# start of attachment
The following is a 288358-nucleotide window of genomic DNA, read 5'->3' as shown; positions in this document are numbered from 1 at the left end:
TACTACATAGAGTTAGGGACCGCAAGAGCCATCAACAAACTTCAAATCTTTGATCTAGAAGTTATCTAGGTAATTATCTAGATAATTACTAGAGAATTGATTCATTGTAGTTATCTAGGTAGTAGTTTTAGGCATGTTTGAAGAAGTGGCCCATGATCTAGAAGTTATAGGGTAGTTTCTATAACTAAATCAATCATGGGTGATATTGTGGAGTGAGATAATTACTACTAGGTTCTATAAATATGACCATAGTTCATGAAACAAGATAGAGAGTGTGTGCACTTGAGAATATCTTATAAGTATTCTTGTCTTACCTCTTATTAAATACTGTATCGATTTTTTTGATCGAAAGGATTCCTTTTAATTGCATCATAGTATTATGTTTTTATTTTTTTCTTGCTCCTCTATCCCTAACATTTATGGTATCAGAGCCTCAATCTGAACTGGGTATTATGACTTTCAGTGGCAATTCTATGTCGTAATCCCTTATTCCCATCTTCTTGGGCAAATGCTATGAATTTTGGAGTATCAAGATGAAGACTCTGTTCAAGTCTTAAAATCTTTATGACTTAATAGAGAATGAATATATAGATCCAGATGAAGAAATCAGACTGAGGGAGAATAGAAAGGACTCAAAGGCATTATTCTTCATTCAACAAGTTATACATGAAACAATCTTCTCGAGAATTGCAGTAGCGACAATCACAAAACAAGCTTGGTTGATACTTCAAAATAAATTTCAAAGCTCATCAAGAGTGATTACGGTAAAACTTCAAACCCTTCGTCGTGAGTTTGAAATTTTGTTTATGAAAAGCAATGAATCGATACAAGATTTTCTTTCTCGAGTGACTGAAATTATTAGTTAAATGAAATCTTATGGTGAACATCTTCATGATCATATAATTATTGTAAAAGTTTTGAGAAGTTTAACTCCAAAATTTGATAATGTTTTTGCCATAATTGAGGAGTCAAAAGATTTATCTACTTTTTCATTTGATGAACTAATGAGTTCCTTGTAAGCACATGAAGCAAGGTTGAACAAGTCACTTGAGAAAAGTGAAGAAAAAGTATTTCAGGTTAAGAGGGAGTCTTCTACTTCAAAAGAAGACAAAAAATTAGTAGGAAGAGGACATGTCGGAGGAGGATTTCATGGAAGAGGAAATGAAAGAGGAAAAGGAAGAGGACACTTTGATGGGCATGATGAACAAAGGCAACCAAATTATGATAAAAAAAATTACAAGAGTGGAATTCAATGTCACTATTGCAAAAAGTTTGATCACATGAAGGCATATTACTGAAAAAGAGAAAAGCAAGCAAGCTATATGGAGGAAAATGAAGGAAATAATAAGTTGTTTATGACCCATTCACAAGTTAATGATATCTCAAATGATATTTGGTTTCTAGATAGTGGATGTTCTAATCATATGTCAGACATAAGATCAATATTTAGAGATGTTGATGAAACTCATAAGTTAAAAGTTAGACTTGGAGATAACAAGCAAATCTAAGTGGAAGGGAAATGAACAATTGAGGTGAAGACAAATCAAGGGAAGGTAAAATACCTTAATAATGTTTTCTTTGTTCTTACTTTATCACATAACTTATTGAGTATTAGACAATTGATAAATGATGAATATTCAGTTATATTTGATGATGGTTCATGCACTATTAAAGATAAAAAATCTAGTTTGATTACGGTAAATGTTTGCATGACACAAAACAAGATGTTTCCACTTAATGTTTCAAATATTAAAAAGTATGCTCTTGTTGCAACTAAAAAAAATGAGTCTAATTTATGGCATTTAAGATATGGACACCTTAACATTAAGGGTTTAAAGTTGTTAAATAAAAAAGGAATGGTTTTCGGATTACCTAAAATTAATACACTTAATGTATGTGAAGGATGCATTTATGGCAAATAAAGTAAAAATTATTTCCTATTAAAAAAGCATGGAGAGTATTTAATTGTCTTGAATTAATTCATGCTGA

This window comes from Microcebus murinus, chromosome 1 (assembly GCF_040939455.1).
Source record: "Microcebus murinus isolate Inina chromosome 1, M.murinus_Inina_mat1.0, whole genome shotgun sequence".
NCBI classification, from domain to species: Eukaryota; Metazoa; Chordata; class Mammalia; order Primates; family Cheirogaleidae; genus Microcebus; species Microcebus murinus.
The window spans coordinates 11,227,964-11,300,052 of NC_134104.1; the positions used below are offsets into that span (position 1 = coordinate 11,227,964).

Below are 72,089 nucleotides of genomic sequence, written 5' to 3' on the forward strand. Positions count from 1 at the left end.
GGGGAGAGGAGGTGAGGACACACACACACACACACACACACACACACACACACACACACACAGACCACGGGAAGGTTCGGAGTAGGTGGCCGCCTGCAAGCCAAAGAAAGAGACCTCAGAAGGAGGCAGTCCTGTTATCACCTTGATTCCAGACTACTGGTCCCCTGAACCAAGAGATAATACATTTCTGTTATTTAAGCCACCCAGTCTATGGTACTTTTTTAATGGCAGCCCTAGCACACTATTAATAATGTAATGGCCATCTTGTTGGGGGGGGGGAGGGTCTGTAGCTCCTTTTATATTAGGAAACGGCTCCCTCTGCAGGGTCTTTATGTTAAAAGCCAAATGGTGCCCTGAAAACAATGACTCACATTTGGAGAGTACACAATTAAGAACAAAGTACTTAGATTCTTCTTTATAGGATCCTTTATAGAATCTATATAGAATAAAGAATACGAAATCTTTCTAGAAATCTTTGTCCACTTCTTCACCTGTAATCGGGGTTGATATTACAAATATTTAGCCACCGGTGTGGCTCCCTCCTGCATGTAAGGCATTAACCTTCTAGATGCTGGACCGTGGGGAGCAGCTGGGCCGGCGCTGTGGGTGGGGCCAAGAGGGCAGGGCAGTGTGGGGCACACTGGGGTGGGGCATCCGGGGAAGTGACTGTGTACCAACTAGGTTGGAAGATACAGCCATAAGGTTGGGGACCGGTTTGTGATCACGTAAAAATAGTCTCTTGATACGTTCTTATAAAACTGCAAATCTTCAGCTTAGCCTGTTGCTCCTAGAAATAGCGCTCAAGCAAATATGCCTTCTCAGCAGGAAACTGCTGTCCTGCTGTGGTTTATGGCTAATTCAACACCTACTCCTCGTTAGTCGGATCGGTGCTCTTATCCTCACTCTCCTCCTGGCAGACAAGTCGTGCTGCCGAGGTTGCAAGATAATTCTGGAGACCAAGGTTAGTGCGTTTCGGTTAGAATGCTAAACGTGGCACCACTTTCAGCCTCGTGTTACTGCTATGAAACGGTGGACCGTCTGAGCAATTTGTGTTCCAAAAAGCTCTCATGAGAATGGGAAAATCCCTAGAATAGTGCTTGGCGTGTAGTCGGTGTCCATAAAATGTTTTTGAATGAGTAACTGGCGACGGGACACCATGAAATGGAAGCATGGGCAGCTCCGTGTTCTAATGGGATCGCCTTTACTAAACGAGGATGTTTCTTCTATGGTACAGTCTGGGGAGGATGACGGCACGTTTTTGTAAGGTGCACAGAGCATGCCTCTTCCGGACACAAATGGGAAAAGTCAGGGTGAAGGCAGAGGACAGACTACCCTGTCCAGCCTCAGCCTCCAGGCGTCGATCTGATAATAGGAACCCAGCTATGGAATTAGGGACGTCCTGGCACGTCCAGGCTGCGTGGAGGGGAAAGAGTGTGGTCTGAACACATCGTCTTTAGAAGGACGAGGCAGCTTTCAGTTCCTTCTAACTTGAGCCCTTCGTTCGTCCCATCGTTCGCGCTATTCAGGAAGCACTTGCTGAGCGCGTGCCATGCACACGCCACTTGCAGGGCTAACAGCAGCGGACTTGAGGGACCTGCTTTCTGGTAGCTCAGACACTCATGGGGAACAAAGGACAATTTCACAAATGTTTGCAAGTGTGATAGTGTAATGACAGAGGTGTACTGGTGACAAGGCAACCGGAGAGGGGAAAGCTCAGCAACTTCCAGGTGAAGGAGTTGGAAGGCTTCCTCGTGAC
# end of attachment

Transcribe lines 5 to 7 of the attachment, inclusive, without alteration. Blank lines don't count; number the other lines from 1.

NCBI classification, from domain to species: Eukaryota; Metazoa; Chordata; class Mammalia; order Primates; family Cheirogaleidae; genus Microcebus; species Microcebus murinus.
The window spans coordinates 11,227,964-11,300,052 of NC_134104.1; the positions used below are offsets into that span (position 1 = coordinate 11,227,964).

Below are 72,089 nucleotides of genomic sequence, written 5' to 3' on the forward strand. Positions count from 1 at the left end.